Taking off the fatigues

On leaving the army, El-Sisi, who rose through the ranks for the army since the mid 1970's to become minister of defence in August 2012, said "I did not take permission [from the Supreme Council of Armed Forces], I informed them, as the military chief is a top position and does not take permission," El-Sisi declared proudly.

El-Sisi said the army told him they loved him, so they didn’t want him to leave and run for president, but they said they loved the country more, so they didn’t have any other option but to let him leave.

He also explained that he chose to announce his presidential bid [last month] in military uniform to pay tribute and "say thank you" to the army.

He insisted that the army has not ruled Egypt in the past 30 years and wouldn't start doing so if he became president.

El-Sisi also said that he has not been running the country ever since Morsi’s ouster, as claimed by critics.

"I am only the defence minister," is the phrase he used to describe himself when he was in office, speaking with anyone he met either from Egypt or outside.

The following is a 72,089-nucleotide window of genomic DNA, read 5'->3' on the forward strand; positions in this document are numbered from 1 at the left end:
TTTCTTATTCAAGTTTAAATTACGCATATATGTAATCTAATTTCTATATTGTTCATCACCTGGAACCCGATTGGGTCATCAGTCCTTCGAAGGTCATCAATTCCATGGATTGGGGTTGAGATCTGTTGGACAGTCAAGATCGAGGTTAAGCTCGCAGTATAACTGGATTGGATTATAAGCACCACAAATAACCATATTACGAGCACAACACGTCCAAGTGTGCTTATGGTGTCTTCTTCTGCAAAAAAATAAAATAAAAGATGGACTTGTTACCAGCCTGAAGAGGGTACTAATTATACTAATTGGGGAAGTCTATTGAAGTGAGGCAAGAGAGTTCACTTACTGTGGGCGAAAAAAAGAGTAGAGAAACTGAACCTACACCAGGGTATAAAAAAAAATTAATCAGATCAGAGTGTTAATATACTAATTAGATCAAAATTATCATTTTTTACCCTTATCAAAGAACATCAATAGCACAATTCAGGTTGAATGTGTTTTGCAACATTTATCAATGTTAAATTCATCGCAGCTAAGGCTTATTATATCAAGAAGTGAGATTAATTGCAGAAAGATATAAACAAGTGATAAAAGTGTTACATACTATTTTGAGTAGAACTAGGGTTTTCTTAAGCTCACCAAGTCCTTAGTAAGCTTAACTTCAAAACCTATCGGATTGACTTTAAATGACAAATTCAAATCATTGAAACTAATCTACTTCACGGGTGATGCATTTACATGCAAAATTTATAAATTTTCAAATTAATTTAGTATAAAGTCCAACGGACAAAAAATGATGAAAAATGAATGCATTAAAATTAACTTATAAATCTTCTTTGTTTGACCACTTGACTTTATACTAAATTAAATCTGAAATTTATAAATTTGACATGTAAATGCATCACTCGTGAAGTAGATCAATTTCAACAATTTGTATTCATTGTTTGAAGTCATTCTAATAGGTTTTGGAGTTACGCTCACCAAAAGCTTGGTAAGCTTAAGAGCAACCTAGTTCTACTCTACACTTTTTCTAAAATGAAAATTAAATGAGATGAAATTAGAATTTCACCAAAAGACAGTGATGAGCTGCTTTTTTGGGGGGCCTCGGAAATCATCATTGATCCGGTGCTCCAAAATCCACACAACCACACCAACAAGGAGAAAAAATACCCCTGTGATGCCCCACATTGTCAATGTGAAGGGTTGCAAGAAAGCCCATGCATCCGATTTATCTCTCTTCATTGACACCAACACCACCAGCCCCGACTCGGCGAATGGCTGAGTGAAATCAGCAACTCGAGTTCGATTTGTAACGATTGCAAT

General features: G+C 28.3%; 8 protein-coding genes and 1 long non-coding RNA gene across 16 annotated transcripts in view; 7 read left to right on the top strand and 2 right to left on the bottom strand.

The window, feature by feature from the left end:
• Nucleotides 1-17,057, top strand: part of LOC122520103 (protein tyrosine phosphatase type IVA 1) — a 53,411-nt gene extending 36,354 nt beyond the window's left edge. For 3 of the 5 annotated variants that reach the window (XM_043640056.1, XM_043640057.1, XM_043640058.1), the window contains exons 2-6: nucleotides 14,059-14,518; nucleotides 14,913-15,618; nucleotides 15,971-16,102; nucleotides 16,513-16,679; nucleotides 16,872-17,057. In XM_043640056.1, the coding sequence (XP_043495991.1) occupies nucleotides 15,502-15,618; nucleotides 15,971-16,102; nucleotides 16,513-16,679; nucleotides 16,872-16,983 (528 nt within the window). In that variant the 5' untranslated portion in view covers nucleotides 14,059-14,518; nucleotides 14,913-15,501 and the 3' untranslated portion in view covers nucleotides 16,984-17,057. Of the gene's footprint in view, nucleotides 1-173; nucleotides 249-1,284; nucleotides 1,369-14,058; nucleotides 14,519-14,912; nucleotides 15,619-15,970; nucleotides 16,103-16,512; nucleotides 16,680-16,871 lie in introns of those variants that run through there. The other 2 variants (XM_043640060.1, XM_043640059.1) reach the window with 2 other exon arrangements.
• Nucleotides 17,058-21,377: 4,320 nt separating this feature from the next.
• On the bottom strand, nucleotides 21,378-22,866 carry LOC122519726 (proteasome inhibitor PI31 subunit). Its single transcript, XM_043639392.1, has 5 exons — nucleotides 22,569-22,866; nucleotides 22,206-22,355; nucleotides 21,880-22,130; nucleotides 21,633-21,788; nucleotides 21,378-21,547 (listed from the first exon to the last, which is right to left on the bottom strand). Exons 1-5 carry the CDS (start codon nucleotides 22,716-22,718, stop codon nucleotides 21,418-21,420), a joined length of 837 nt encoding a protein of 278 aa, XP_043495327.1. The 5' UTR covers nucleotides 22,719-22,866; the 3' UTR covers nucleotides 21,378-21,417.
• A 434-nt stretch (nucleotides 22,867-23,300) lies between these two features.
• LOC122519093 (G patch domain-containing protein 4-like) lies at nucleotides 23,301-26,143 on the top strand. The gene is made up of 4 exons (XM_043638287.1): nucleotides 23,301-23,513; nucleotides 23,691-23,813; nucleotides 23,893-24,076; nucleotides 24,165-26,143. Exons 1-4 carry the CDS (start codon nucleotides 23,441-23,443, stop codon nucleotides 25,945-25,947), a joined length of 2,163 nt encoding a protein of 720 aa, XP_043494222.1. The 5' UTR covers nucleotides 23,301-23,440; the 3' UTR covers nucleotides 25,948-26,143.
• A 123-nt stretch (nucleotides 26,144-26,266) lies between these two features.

Although he said he didn’t have a say in the ruling of Egypt, El-Sisi said he insisted on two decisions during cabinet meetings: deciding on the minimum and maximum wage for workers and increasing social insurance for the poor.

The cabinet only agreed on these decisions because of the logic of the arguments behind them, he added.


To those who compare him to the late president, El-Sisi said: "I wish I was like Nasser. Nasser was not just a portrait on walls for Egyptians but a photo and voice carved in their hearts."

El-Sisi told El-Hadidi and Eissa that he decided to join military school following the defeat of the Egyptian army at the hands of Israel in the six-day war in 1967 after he was moved by the deep impact of the loss on the psyche of the Egyptian people.


El-Sisi said he has faced two assassination attempts.

When asked if the assassination attempts would dissuade him, if he became president, from going to the streets and being around people, El-Sisi said he would be amongst people "carrying out the responsibilities demanded by the presidency post."

When El-Hadidi pointed out that El-Sisi has only received people for his presidential campaign and hasn't done any visits, he said, "the campaign just started yesterday."

The Muslim Brotherhood

"Yes. Just like this," El Sisi said in answering a question by Eissa on whether people should vote for him for president on the basis that he would finish the Muslim Brotherhood as a group.

He said that it wasn't just him but all "Egyptians reject reconciliation with the Brotherhood."